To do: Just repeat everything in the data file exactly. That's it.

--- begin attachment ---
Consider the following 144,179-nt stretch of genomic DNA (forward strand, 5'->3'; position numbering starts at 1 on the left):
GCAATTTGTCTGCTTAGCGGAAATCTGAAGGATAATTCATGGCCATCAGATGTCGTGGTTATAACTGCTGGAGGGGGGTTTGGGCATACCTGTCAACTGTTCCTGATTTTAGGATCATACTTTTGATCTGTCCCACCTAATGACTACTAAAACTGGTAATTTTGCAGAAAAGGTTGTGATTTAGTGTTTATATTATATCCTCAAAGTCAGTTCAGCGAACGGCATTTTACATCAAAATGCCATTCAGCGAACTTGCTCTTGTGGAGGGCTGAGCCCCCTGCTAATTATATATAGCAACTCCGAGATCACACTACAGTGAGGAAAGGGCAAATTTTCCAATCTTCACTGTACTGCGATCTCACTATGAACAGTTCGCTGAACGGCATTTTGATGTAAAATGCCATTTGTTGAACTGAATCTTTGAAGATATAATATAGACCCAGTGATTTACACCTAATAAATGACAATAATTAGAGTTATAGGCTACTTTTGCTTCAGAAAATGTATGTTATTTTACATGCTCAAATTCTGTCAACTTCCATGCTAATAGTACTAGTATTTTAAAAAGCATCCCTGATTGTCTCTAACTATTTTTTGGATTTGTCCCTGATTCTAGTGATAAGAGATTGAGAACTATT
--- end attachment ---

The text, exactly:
Consider the following 144,179-nt stretch of genomic DNA (forward strand, 5'->3'; position numbering starts at 1 on the left):
GCAATTTGTCTGCTTAGCGGAAATCTGAAGGATAATTCATGGCCATCAGATGTCGTGGTTATAACTGCTGGAGGGGGGTTTGGGCATACCTGTCAACTGTTCCTGATTTTAGGATCATACTTTTGATCTGTCCCACCTAATGACTACTAAAACTGGTAATTTTGCAGAAAAGGTTGTGATTTAGTGTTTATATTATATCCTCAAAGTCAGTTCAGCGAACGGCATTTTACATCAAAATGCCATTCAGCGAACTTGCTCTTGTGGAGGGCTGAGCCCCCTGCTAATTATATATAGCAACTCCGAGATCACACTACAGTGAGGAAAGGGCAAATTTTCCAATCTTCACTGTACTGCGATCTCACTATGAACAGTTCGCTGAACGGCATTTTGATGTAAAATGCCATTTGTTGAACTGAATCTTTGAAGATATAATATAGACCCAGTGATTTACACCTAATAAATGACAATAATTAGAGTTATAGGCTACTTTTGCTTCAGAAAATGTATGTTATTTTACATGCTCAAATTCTGTCAACTTCCATGCTAATAGTACTAGTATTTTAAAAAGCATCCCTGATTGTCTCTAACTATTTTTTGGATTTGTCCCTGATTCTAGTGATAAGAGATTGAGAACTATT